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    Pamela Fuller is the Global Managing Client Partner on the Public Sector team and Thought Leader on Inclusion & Bias at FranklinCovey. She is also a speaker and co-author of The Leader’s Guide to Unconscious Bias: How to Reframe Bias, Cultivate Connection and Build High-Performing Teams. Her passion for issues of inclusion has fueled her commitment to diversity and the empowerment of historically marginalized groups, which have always been factors in her personal and professional endeavors. She joins Marcel Schwantes today to talk about how leaders and team members can challenge their unconscious biases to promote a healthier organizational culture.

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    Show Notes

    • According to a study done by Deloitte Human Capital Trends, only 12% of the 71% of companies that aspire to have an inclusive and diverse culture actually have practices in place to reach that goal, Marcel cites. Leaders and team members are often primed to rely on their unconscious bias, which impedes the creation of inclusive and diverse environments. [1:15]
    • Bias permeates all important decisions in the talent lifecycle, including how people are hired, how work is delegated, and how people move through the ranks or build their influence, Pamela shares. “Even as organizations push diversity efforts… they struggle to retain and promote diverse talent,” she comments. “[This is why] in many organizations, we still see a large gap between the diversity at the front line and the diversity at the leadership table.” [6:42]
    • Biases affect people financially as well as psychologically. In Western society, biases against body image are so severe that there is a 10.5% decrease in pay for every 1% increase in a woman’s body mass. Even babies that are perceived as “pretty” are spoken to twice as much as babies who are considered “unpretty,” which gives them an unfair social advantage. [8:29]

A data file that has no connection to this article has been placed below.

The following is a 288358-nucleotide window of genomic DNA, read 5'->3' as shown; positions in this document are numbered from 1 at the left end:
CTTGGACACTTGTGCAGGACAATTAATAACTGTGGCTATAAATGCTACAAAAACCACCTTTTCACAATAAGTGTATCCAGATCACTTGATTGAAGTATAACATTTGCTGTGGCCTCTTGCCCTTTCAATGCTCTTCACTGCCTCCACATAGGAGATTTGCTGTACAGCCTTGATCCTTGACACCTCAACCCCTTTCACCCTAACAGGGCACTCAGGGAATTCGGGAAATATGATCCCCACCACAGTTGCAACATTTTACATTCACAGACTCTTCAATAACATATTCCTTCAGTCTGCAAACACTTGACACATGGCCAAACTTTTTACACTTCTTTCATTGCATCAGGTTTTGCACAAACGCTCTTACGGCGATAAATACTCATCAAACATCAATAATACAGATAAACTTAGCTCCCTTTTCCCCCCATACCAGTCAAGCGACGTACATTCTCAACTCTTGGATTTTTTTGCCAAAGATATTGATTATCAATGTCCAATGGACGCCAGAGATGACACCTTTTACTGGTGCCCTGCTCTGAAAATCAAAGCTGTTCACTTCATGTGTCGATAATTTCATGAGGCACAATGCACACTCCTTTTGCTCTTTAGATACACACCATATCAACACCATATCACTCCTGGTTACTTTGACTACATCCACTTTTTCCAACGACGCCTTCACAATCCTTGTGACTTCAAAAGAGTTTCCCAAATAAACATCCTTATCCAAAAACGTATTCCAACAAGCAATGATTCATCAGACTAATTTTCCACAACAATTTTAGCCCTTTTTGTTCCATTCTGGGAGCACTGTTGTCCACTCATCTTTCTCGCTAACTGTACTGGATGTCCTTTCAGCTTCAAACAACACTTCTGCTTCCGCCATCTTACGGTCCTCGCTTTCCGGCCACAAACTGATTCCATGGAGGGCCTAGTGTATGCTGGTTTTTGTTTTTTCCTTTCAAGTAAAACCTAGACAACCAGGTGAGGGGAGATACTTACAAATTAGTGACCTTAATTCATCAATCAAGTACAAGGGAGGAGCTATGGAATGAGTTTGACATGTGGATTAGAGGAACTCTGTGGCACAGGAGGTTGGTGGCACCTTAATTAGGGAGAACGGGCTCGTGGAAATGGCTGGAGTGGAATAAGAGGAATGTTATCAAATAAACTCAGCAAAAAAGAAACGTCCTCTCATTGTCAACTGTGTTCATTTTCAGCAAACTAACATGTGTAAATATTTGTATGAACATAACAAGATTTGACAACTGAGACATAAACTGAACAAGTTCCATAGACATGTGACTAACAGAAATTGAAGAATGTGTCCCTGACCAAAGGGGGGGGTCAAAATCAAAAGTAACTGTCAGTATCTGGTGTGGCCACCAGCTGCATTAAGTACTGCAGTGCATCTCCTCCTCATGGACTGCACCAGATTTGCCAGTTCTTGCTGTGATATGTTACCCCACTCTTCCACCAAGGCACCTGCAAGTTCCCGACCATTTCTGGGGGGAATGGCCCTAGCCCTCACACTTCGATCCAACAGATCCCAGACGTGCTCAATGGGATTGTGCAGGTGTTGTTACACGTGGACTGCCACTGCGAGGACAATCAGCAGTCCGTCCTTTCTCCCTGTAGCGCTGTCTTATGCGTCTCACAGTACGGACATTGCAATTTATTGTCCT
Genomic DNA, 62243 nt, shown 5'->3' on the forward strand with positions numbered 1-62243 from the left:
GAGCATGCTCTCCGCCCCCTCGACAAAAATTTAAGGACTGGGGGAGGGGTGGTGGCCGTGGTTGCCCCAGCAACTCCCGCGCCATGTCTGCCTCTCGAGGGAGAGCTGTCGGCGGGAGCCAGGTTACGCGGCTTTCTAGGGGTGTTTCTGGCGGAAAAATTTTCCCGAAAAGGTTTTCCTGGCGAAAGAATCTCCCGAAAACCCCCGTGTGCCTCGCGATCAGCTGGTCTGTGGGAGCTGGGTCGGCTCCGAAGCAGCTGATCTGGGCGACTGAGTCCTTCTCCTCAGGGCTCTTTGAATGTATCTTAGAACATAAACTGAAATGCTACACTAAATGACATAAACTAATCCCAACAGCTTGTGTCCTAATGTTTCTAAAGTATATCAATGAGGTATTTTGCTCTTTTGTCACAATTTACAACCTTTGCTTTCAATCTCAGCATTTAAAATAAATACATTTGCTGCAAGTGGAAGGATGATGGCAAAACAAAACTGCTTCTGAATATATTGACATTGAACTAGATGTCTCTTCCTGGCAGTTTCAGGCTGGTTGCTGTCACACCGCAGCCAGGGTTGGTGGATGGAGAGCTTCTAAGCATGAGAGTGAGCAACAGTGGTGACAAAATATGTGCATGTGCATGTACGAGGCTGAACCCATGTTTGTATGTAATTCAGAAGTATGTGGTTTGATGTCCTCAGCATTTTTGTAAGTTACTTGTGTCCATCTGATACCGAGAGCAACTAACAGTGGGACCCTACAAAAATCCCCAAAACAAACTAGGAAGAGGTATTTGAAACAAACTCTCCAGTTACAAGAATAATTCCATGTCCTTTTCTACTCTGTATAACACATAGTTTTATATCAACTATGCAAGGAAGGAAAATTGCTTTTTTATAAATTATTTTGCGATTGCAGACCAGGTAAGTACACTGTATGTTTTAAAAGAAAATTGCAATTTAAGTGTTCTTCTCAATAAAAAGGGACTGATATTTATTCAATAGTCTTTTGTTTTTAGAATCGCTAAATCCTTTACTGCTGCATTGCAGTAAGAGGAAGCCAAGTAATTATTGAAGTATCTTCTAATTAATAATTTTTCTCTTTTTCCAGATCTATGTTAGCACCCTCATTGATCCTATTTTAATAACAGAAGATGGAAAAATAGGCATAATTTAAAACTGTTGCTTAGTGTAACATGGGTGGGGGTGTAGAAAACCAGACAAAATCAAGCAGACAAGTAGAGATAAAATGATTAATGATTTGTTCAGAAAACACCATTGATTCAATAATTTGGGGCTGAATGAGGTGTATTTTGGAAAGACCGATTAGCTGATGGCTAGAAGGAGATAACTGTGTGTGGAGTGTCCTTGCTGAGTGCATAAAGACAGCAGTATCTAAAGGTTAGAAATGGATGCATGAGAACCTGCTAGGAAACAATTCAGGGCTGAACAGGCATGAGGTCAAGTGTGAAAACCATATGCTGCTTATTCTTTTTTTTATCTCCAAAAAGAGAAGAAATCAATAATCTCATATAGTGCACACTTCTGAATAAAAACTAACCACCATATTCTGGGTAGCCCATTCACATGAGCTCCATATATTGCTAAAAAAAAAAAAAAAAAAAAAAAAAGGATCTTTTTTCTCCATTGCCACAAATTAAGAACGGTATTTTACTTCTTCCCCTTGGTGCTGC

• Pamela shares how other people’s unconscious biases have affected her, as a colored woman, during her professional career and how she was forced to overcome them. Being subjected to other people’s biases places you in the limiting zone, she explains, where conditions do not exist for you to perform at your best. [12:37]
    • “We often take any sort of difference and penalize it, rather than addressing the reality that people are different, because it’s more convenient for us,” Pamela remarks. [19:11]
    • Organizations with a diverse C-suite and board of directors post better financial results because of their different experiences. Having a team of people with different experiences promotes innovation because there will be variety in the ways problems are solved and solutions are thought up. [24:08]
    • “We have natural empathy when we see similarities,” Pamela claims. “It’s part of the hardwiring of the brain. Empathy is the interpersonal art of connection, a natural vibration that we feel with people.” [29:28]
    • Marcel asks Pamela how leaders can identify their biases. When we engage with people and our biases act up, they are almost always based on strong feelings with no little to no evidence. One thought exercise that helps with identifying biases is a mental T chart, with one column being ‘fact’ and the other being ‘feelings.’ The exercise forces you to think about what evidence you have to validate your assumptions and match them to a column. It challenges your value and belief system, but it doesn’t happen overnight, Pamela warns. [32:29]
    • “Many of the behaviors we recommend for building an inclusive organization are really about blowing up the organizational hierarchy,” Pamela says. “Recognize that a leader at the top can talk to somebody at the front line. It’s the way to cultivate connection in the organization and give everyone a voice.” [37:46]

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    About Marcel Schwantes

    Marcel Schwantes is the founder and chief human officer of Leadership from the Core, a global leadership training and executive coaching boutique aimed at developing great leaders and great cultures through Servant Leadership.

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